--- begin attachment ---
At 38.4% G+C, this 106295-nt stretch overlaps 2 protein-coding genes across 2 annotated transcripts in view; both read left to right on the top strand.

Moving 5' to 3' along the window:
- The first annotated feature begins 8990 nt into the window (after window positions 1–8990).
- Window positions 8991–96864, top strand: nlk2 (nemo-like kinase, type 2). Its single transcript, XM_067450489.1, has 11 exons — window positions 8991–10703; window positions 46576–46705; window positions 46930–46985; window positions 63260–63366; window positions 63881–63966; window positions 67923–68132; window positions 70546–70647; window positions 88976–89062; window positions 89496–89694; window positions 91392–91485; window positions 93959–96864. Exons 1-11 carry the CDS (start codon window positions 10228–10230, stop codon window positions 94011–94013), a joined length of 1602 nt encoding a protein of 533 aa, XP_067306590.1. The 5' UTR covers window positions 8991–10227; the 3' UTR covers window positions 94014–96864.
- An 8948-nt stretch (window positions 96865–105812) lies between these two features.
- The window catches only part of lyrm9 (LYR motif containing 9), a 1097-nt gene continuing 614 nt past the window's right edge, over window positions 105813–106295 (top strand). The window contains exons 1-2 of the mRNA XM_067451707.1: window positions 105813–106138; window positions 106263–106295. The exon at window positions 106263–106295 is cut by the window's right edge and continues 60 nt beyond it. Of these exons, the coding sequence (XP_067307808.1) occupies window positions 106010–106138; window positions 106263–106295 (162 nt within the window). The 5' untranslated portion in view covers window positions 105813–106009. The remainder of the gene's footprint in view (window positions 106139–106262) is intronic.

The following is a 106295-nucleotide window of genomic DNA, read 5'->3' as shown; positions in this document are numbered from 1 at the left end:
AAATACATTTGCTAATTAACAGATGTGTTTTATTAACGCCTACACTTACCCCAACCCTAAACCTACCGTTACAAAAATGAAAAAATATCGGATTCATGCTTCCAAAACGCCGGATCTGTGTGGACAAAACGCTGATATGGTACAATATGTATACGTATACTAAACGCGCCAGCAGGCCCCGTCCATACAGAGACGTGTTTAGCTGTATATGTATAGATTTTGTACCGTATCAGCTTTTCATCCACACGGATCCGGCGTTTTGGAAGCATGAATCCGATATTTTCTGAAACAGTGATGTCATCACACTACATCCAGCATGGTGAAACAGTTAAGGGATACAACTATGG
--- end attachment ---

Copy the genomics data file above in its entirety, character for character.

At 38.4% G+C, this 106295-nt stretch overlaps 2 protein-coding genes across 2 annotated transcripts in view; both read left to right on the top strand.

Moving 5' to 3' along the window:
- The first annotated feature begins 8990 nt into the window (after window positions 1–8990).
- Window positions 8991–96864, top strand: nlk2 (nemo-like kinase, type 2). Its single transcript, XM_067450489.1, has 11 exons — window positions 8991–10703; window positions 46576–46705; window positions 46930–46985; window positions 63260–63366; window positions 63881–63966; window positions 67923–68132; window positions 70546–70647; window positions 88976–89062; window positions 89496–89694; window positions 91392–91485; window positions 93959–96864. Exons 1-11 carry the CDS (start codon window positions 10228–10230, stop codon window positions 94011–94013), a joined length of 1602 nt encoding a protein of 533 aa, XP_067306590.1. The 5' UTR covers window positions 8991–10227; the 3' UTR covers window positions 94014–96864.
- An 8948-nt stretch (window positions 96865–105812) lies between these two features.
- The window catches only part of lyrm9 (LYR motif containing 9), a 1097-nt gene continuing 614 nt past the window's right edge, over window positions 105813–106295 (top strand). The window contains exons 1-2 of the mRNA XM_067451707.1: window positions 105813–106138; window positions 106263–106295. The exon at window positions 106263–106295 is cut by the window's right edge and continues 60 nt beyond it. Of these exons, the coding sequence (XP_067307808.1) occupies window positions 106010–106138; window positions 106263–106295 (162 nt within the window). The 5' untranslated portion in view covers window positions 105813–106009. The remainder of the gene's footprint in view (window positions 106139–106262) is intronic.

The following is a 106295-nucleotide window of genomic DNA, read 5'->3' as shown; positions in this document are numbered from 1 at the left end:
AAATACATTTGCTAATTAACAGATGTGTTTTATTAACGCCTACACTTACCCCAACCCTAAACCTACCGTTACAAAAATGAAAAAATATCGGATTCATGCTTCCAAAACGCCGGATCTGTGTGGACAAAACGCTGATATGGTACAATATGTATACGTATACTAAACGCGCCAGCAGGCCCCGTCCATACAGAGACGTGTTTAGCTGTATATGTATAGATTTTGTACCGTATCAGCTTTTCATCCACACGGATCCGGCGTTTTGGAAGCATGAATCCGATATTTTCTGAAACAGTGATGTCATCACACTACATCCAGCATGGTGAAACAGTTAAGGGATACAACTATGG